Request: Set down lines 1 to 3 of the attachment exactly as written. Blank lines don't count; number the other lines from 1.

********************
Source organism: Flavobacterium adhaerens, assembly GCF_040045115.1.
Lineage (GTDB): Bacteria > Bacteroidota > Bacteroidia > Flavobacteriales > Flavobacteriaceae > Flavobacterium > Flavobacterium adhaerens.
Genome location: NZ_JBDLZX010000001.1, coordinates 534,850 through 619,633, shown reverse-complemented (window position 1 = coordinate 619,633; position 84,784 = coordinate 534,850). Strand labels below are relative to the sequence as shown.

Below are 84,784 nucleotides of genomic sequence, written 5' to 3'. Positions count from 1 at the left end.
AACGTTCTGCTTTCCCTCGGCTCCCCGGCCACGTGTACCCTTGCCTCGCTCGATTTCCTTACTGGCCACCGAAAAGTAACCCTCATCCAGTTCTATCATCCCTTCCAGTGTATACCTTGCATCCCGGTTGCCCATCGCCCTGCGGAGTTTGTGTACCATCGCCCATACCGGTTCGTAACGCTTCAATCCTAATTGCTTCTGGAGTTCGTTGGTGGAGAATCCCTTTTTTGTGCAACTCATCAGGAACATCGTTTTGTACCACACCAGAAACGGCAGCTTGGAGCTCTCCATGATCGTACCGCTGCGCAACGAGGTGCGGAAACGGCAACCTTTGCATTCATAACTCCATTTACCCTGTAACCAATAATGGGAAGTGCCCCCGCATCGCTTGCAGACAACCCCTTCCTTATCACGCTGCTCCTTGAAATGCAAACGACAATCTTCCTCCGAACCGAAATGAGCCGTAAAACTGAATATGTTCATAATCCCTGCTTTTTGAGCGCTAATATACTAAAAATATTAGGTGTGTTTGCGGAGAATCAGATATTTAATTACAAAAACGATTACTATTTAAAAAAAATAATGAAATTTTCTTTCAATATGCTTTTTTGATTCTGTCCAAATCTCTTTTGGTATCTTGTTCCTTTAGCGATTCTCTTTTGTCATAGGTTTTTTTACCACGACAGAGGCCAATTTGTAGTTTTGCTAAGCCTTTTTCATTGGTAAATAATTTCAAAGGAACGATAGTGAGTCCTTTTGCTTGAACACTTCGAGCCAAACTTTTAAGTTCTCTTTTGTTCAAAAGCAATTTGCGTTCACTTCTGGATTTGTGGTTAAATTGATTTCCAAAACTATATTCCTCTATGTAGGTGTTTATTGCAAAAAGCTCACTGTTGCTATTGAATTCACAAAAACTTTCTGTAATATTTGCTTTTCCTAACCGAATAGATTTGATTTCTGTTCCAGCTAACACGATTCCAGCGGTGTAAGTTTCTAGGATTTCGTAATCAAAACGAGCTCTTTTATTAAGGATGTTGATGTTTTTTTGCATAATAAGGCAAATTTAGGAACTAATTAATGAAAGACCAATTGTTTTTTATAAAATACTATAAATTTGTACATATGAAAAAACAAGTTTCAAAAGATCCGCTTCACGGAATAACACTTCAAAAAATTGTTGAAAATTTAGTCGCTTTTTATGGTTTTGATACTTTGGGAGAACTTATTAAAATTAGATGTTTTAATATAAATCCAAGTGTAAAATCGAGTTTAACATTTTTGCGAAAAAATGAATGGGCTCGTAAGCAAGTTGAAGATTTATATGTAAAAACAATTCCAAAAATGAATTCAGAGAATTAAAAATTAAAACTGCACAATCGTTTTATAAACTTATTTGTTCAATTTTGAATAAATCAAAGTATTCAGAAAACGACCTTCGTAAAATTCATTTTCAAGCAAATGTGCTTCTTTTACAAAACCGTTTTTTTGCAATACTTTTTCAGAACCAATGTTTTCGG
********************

Source organism: Flavobacterium adhaerens, assembly GCF_040045115.1.
Lineage (GTDB): Bacteria > Bacteroidota > Bacteroidia > Flavobacteriales > Flavobacteriaceae > Flavobacterium > Flavobacterium adhaerens.
Genome location: NZ_JBDLZX010000001.1, coordinates 534,850 through 619,633, shown reverse-complemented (window position 1 = coordinate 619,633; position 84,784 = coordinate 534,850). Strand labels below are relative to the sequence as shown.